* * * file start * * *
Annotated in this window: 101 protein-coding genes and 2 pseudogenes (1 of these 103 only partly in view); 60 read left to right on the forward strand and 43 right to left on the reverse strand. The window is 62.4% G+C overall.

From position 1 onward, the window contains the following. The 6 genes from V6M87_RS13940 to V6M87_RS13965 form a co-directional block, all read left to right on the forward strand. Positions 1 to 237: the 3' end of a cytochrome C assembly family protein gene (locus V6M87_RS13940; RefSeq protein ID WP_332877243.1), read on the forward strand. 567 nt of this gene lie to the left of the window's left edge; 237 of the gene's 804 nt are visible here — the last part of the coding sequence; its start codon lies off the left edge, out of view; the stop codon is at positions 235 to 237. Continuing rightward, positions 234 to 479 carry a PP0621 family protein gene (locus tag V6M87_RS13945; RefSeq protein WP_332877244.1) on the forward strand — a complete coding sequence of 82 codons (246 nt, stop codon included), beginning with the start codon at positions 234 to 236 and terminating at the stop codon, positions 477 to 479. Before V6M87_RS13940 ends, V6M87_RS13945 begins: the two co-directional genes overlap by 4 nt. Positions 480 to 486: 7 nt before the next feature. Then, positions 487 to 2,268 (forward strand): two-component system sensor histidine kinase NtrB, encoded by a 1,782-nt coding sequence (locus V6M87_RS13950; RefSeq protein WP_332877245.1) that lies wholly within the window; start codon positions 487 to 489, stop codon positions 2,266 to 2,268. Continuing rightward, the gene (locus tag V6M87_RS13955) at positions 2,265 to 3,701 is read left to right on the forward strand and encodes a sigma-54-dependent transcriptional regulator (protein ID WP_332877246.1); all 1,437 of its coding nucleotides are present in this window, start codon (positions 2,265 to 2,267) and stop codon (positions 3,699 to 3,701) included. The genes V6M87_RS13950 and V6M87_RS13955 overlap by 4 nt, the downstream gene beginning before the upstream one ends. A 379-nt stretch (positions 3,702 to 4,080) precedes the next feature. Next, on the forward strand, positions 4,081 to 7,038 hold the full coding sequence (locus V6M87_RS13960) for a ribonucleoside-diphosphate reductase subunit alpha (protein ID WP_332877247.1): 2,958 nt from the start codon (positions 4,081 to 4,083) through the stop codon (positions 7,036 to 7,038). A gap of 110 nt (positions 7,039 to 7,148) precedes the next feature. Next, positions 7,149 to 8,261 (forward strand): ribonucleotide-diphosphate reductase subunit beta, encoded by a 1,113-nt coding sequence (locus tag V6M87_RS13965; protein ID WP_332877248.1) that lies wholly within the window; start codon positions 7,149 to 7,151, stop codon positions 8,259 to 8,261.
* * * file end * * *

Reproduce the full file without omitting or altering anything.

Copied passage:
Annotated in this window: 101 protein-coding genes and 2 pseudogenes (1 of these 103 only partly in view); 60 read left to right on the forward strand and 43 right to left on the reverse strand. The window is 62.4% G+C overall.

From position 1 onward, the window contains the following. The 6 genes from V6M87_RS13940 to V6M87_RS13965 form a co-directional block, all read left to right on the forward strand. Positions 1 to 237: the 3' end of a cytochrome C assembly family protein gene (locus V6M87_RS13940; RefSeq protein ID WP_332877243.1), read on the forward strand. 567 nt of this gene lie to the left of the window's left edge; 237 of the gene's 804 nt are visible here — the last part of the coding sequence; its start codon lies off the left edge, out of view; the stop codon is at positions 235 to 237. Continuing rightward, positions 234 to 479 carry a PP0621 family protein gene (locus tag V6M87_RS13945; RefSeq protein WP_332877244.1) on the forward strand — a complete coding sequence of 82 codons (246 nt, stop codon included), beginning with the start codon at positions 234 to 236 and terminating at the stop codon, positions 477 to 479. Before V6M87_RS13940 ends, V6M87_RS13945 begins: the two co-directional genes overlap by 4 nt. Positions 480 to 486: 7 nt before the next feature. Then, positions 487 to 2,268 (forward strand): two-component system sensor histidine kinase NtrB, encoded by a 1,782-nt coding sequence (locus V6M87_RS13950; RefSeq protein WP_332877245.1) that lies wholly within the window; start codon positions 487 to 489, stop codon positions 2,266 to 2,268. Continuing rightward, the gene (locus tag V6M87_RS13955) at positions 2,265 to 3,701 is read left to right on the forward strand and encodes a sigma-54-dependent transcriptional regulator (protein ID WP_332877246.1); all 1,437 of its coding nucleotides are present in this window, start codon (positions 2,265 to 2,267) and stop codon (positions 3,699 to 3,701) included. The genes V6M87_RS13950 and V6M87_RS13955 overlap by 4 nt, the downstream gene beginning before the upstream one ends. A 379-nt stretch (positions 3,702 to 4,080) precedes the next feature. Next, on the forward strand, positions 4,081 to 7,038 hold the full coding sequence (locus V6M87_RS13960) for a ribonucleoside-diphosphate reductase subunit alpha (protein ID WP_332877247.1): 2,958 nt from the start codon (positions 4,081 to 4,083) through the stop codon (positions 7,036 to 7,038). A gap of 110 nt (positions 7,039 to 7,148) precedes the next feature. Next, positions 7,149 to 8,261 (forward strand): ribonucleotide-diphosphate reductase subunit beta, encoded by a 1,113-nt coding sequence (locus tag V6M87_RS13965; protein ID WP_332877248.1) that lies wholly within the window; start codon positions 7,149 to 7,151, stop codon positions 8,259 to 8,261.